They seemed to have quite a lot of evidence. They wouldn`t have had been able to get a judge to authorize a raid on his apartment and office back in April where they picked up 18 electronic devices, cell phones and computers, with enormous amounts of material involving Giuliani and his interaction with Ukrainian officials. They could never have gotten this kind of a authorization from a court and a judge if they weren`t able to show that they had a lot of -- a lot of hard evidence. And now that`s --

HASAN: Peter, what is the status of that? What is the -- I was going to ask, what is the status of that investigation into Giuliani? Did we know?

STONE: The status as we know is that a special master was appointed by the New York courts to examine Giuliani`s claims that some of this should be protected by lawyer-client privilege. The special master in the court has gone through most of the material, has turned almost all of it over to prosecutors. I think there are three outstanding matters now as was reported just the other day where Giuliani may be able to hold on to some of this electronic equipment.

But the prosecutors seem to have an enormous amount of material already in their hands. And it`s coming to a time when we could see, you know, charges potentially brought in the next couple of months if they feel like they have sufficient evidence to, you know, charge him on violations of what`s known as the Foreign Agents Registration Act. There could be other charges as well potentially.

HASAN: And Giuliani associate Lev Parnas was just recently convicted on campaign finance charges. What are the chances that impact on Giuliani and all the legal trouble he`s already in at some point soon?

STONE: Well, Giuliani was not in any way implicated in the illegal campaign contribution scheme. But there`s another -- Lev Parnas was one of two Soviet-born men who were -- Giuliani tapped to help him obtain information in Ukraine that would damage Biden. That information turned out to be largely speculative, almost entirely speculative, and was widely debunked.

Parnas, though, while Giuliani was not implicated in the trial that was just concluded, Parnas is in another trial coming up about a another scheme that he was involved with where Giuliani may have may be implicated in some fashion. Parnas at a company that he started with another friend, that was called Fraud Guarantee, the name is almost a joke when you hear the charges, because Fraud Guarantee was used -- sold to investors as a way of protecting them against rip offs and fraud.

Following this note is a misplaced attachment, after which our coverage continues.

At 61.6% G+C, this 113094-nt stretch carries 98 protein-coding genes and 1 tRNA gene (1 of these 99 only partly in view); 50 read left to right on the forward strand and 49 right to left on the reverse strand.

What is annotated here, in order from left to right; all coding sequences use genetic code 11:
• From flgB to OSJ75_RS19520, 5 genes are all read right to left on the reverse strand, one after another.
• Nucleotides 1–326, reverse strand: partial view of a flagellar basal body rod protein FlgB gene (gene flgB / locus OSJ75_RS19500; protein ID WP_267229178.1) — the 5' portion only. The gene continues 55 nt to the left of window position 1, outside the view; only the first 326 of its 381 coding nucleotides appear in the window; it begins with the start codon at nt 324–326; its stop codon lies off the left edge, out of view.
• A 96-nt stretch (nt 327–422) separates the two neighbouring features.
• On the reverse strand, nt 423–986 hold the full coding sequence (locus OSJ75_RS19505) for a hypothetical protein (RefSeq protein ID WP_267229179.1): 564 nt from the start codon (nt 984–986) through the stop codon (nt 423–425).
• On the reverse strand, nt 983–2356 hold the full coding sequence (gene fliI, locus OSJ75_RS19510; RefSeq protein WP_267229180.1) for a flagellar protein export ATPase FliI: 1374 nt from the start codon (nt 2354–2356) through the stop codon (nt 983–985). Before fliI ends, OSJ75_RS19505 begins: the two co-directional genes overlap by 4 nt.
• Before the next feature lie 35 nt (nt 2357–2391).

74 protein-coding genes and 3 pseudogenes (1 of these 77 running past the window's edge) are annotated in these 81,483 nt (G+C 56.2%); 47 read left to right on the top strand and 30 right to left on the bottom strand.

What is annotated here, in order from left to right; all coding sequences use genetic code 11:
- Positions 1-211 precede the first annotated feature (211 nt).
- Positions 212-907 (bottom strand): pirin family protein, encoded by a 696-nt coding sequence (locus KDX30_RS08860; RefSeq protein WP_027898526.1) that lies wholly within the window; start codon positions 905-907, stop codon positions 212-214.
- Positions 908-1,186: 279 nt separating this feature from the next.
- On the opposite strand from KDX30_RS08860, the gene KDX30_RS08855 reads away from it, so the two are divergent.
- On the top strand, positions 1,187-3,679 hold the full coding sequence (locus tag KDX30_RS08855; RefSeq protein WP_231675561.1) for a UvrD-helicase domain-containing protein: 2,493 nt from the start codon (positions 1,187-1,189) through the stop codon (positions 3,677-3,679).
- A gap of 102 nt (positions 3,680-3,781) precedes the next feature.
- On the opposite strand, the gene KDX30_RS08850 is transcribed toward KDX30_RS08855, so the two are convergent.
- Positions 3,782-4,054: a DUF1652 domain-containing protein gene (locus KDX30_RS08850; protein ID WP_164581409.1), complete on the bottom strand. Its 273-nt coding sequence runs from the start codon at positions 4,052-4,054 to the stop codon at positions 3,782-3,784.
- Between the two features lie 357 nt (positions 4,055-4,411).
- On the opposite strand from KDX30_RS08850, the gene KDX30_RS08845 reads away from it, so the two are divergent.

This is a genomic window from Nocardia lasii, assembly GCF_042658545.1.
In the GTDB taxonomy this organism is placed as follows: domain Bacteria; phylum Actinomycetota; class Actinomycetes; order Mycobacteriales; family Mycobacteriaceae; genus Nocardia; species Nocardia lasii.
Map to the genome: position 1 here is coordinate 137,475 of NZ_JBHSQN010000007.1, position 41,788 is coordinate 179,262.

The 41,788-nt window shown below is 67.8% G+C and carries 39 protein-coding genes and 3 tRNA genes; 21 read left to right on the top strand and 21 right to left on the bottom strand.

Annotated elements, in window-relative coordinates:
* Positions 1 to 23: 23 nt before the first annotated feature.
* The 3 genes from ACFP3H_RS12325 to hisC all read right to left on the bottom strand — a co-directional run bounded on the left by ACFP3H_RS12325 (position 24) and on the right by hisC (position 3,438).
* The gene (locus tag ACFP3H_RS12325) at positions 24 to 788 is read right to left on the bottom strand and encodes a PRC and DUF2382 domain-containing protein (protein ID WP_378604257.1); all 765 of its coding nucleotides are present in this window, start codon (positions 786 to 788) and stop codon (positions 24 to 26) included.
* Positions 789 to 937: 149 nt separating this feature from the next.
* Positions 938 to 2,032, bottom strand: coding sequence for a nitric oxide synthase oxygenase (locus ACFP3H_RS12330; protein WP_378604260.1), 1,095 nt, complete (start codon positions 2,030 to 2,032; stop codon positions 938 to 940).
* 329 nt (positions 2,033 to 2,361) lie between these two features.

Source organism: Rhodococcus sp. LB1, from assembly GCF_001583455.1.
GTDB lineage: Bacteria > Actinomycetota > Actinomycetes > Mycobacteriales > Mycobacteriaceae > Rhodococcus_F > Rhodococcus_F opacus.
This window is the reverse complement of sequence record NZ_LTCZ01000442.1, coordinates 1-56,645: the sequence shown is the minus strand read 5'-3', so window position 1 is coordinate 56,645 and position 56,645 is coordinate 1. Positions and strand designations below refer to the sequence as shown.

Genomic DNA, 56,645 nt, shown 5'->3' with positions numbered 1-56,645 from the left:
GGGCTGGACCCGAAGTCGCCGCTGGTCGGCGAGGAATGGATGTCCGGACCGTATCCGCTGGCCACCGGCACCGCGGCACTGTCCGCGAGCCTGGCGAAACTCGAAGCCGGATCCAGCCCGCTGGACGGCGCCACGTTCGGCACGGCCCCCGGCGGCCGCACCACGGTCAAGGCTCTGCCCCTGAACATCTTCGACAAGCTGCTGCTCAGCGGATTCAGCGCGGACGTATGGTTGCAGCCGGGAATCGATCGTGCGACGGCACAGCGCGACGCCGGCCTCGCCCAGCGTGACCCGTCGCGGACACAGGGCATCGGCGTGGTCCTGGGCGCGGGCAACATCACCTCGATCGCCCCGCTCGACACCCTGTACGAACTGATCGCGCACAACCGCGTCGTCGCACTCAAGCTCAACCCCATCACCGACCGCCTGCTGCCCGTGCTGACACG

It turns out that $2 million were given by over a half a dozen investors to this company, and Mr. Parnas and his associate who`s already been convicted and pled guilty and is now in jail, they took almost all that money and used it for personal possessions, you know, high living basically, cars, and other things, jewelry, all sorts of things they wanted.

HASAN: I have to ask briefly before we run out of time. I have to ask briefly before we run out of time. What happened to Rudy Giuliani? A lot of people look at Giuliani and say, whatever you think of his politics, he was a serious figure somewhat in 2001, certainly after 9/11. How did he become this kind of parody figure now?

STONE: Well, a lot of people are still trying to figure that out. I mean, it`s a head-scratcher. A well-known Republican operative, Charlie Black, told me for the story that he thinks it has a lot to do with his getting mixed up with Donald Trump. I think that`s a lot of it. But I think there`s also perhaps other factors involved. But he certainly put all his bets on, you know, trying to keep Trump in power.

And he took a lot of actions that are now getting him, you know, in a good bit of legal scrutiny and could ultimately lead to, you know, a conviction against him. He had his law license suspended in two places in New York and --

HASAN: Yes, it could be -- it could be a very bizarre end to Rudy Giuliani`s long career in public life. Peter Stone, we`ll have to leave it there. Thank you so much for your time and your reporting.

That does it for ALL IN this evening. As always, you can find me again this Sunday night at 8:00 p.m. Eastern this week. I`ll be talking about what Critical Race Theory actually is with one of its founders Kimberle Crenshaw.

And of course, make sure you stick around until 10:00 on Sunday night because one year to the day after Rudy Giuliani held his infamous press conference at Four Seasons -- no, not that Four Seasons, it`s the premier of the delightful Four Seasons total documentary. That`s 10:00 p.m. Eastern this Sunday right here on MSNBC.

"THE RACHEL MADDOW SHOW" starts right now. Good evening, Rachel